As my prize for my Spring Top Sewalong Reader’s Choice award last year (has it been a year already?!), I chose one of the gorgeous designs from Colette Patterns: the Rooibos. There’s so much to love about this dress–piping, pockets, fitted midriff, work appropriateness, etc. The design is very close fitting, and since I was mostly concerned with the fit of the bodice, I decided to abbreviate the dress to make a top for my wearable muslin.
The fabric is an interesting, thick-ish faux-eyelet polyester. I don’t usually wear polyester, but the fact that I wore this top to work, lunch with a friend and then grocery shopping before I took the photos, attests to its functionality (at least in the no-wrinkle department. It’s also a miracle that I didn’t get any barbecue sauce on it 🙂 The “right” side is this cream color, with flesh color in the eyelet “holes”. The “wrong” side is the reverse, so I highlighted that with the little mini-collar.
I did an initial version of the bodice with some actual muslin and quickly discovered that the distance between the bust darts was a bit wide for me. To move the darts closer together, I just shifted the piece over about 1/2″ and extended the sides by the same distance. The rest of the bodice is the correct fit around, so only the dart breadth had to be adjusted. Probably not the most scientific method, but it seems to have worked well enough! The panel on the left shows the original location of the three darts on the bottom, while the panel on the right shows where the rest of the pattern was cut:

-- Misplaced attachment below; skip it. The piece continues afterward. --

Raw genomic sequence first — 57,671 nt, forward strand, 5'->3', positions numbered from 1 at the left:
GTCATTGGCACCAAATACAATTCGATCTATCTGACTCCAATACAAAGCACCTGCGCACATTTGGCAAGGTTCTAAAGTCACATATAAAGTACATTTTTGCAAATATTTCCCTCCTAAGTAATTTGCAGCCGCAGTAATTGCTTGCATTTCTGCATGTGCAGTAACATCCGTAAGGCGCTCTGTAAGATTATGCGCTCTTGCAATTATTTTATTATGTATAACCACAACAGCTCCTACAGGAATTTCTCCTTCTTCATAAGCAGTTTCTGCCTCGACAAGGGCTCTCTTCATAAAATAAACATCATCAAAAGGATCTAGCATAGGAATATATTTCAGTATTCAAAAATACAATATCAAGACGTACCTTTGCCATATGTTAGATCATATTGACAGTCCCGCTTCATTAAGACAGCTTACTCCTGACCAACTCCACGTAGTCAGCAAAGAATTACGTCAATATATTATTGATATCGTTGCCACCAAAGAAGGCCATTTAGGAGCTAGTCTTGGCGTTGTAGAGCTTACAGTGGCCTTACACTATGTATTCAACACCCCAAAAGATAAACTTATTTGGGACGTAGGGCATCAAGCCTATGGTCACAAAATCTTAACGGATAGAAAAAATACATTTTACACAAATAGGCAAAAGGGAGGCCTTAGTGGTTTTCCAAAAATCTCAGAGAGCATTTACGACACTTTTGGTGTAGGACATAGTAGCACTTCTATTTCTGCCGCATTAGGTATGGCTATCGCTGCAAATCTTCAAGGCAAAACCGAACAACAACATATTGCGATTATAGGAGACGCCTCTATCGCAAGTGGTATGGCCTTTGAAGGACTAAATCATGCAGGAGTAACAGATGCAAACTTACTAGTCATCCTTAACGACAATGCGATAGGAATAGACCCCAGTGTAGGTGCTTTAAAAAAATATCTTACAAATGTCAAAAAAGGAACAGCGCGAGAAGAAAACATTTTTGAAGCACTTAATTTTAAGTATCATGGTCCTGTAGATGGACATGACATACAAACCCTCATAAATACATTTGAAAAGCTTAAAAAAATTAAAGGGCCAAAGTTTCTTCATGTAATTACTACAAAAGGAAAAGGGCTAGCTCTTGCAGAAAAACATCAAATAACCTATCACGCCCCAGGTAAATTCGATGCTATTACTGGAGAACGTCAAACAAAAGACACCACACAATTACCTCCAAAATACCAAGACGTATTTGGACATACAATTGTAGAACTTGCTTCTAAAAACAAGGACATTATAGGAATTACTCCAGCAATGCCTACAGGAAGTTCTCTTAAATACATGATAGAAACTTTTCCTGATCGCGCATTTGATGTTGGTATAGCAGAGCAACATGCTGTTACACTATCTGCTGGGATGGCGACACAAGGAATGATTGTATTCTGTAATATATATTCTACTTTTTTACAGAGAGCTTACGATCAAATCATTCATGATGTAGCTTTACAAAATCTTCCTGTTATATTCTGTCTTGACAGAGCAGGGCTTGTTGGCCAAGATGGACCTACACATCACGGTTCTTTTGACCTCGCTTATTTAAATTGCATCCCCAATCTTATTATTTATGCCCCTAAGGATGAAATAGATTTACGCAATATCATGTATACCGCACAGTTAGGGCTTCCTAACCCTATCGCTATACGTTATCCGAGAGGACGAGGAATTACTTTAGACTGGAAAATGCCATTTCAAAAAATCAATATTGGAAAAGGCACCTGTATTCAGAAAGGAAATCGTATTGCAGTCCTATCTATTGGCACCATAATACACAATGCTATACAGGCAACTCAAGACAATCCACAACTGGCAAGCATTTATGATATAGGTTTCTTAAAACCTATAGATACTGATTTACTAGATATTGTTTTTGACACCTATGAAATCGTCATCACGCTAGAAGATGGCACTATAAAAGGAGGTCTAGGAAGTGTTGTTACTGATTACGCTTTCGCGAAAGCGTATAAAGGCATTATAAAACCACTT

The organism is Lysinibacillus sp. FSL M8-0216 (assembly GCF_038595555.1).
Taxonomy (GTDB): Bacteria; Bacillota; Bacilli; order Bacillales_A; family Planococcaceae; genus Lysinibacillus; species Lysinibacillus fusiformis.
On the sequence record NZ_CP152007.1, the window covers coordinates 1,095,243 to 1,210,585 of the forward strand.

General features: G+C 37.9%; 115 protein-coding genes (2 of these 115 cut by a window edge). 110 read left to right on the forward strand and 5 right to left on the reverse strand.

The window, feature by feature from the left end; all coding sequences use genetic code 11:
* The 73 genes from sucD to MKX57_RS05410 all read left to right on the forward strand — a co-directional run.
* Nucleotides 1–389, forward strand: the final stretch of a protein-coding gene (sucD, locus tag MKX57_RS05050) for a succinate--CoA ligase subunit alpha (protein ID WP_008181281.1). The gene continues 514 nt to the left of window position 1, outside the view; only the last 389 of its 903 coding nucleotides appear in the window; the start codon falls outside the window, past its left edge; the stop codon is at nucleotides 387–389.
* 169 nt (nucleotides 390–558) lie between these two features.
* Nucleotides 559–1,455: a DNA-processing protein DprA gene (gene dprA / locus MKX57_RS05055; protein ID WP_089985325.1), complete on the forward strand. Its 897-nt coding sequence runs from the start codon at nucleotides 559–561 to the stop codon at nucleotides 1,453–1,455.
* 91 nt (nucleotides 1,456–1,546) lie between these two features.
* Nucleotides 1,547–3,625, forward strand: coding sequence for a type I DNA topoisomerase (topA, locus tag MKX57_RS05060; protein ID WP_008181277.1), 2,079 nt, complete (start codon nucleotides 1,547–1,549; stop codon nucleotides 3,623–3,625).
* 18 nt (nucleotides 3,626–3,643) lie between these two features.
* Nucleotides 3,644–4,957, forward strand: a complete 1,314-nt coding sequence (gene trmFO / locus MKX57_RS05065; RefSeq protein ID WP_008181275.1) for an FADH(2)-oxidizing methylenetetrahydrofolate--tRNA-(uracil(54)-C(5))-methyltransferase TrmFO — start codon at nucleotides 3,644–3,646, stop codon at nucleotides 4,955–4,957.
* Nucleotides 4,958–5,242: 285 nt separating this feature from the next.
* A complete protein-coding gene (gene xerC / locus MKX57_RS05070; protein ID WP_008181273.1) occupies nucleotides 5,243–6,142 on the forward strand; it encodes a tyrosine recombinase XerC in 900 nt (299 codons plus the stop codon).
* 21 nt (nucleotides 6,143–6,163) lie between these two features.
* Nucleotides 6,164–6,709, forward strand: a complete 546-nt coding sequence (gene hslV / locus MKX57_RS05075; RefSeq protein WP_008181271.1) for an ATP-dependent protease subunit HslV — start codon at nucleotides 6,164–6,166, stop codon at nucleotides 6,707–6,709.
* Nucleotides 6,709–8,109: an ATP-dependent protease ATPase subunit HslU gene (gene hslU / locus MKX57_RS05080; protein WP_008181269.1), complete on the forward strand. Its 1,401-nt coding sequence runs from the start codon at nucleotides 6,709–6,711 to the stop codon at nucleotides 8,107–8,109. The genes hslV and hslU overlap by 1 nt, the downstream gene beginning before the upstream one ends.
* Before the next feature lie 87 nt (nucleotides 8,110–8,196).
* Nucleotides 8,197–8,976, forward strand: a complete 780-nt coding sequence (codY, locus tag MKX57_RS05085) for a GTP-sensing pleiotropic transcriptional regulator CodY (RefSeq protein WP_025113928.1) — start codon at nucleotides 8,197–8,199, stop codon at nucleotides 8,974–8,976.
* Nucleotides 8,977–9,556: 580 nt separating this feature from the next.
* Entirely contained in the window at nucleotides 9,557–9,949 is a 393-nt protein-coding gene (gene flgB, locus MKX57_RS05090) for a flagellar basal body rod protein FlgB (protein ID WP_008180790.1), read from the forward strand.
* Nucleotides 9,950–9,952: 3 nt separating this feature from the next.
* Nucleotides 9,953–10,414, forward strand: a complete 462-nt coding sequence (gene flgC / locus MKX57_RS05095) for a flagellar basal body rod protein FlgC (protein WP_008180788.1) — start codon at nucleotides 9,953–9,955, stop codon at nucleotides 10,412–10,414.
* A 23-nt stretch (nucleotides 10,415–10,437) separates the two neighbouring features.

For the peplum part of the top, I did some quick and dirty drafting. I simply placed the finished bodice on some tracing paper to find the width of the front and back pieces (separately) and eyeballed the angle to get an A-line shape. Clearly, using a low hip measurement would have been the better option….and obviously some dart shaping would have been more flattering….but some days you just want to get it done, right?
I also raised the back neckline. I’m not a fan of showing too much back, especially for work-wear, so I opted for a little more modesty.
One thing I don’t like about this pattern is the bodice facing. At least for this fabric, I can see the outline of the facing from the outside. Maybe a thinner lining fabric wouldn’t have this problem? For the dress version, I plan make a full lining, so that will take care of that. I’d also like a version with cap sleeves….perhaps I’ll have to work on that, too!
Here’s my sad face: today I went to school only to tell my students that the class has been canceled. Bad for teaching, good for sewing I guess!
6 thoughts on “Rooibos, with mods”
I love your top.. Very pretty.
Absolutely gorgeous. I feel the same about polyester but this looks lovely!
Oh, that's really lovely!
I surprised myself with the purchase, but the reversibility was intriguing (and I had just seen a top at Ann Taylor Loft made from almost the same material!).
Thank you! I was intended as an Easter top, but didn't quite get done (or even started!) on time… 🙂